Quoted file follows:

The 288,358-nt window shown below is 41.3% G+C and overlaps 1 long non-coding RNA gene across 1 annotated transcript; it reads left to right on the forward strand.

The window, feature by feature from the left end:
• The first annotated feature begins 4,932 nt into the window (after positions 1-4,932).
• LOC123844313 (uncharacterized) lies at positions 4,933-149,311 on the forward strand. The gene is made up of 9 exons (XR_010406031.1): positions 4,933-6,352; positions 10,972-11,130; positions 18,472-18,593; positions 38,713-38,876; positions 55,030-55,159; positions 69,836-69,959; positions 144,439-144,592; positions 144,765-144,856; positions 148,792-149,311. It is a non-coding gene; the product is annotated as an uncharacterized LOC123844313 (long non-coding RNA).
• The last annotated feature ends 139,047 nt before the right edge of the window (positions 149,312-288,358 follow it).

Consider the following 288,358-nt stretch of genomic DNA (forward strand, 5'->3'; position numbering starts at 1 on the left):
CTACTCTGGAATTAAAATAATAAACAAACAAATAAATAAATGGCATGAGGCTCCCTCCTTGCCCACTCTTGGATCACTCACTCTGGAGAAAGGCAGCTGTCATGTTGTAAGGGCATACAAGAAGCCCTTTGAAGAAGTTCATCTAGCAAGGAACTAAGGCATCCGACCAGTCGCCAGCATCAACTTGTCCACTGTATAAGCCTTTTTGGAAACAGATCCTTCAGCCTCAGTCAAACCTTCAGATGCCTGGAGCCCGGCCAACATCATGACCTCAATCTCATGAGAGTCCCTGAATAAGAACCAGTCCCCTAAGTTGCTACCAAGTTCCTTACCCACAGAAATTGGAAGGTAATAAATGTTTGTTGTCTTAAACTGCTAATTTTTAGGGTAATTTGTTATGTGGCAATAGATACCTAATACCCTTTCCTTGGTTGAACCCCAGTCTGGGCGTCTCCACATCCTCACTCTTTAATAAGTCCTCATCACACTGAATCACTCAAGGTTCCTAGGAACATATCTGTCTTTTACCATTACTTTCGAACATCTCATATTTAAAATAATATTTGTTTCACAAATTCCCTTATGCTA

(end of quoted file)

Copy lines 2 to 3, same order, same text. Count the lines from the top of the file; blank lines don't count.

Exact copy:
The window, feature by feature from the left end:
• The first annotated feature begins 4,932 nt into the window (after positions 1-4,932).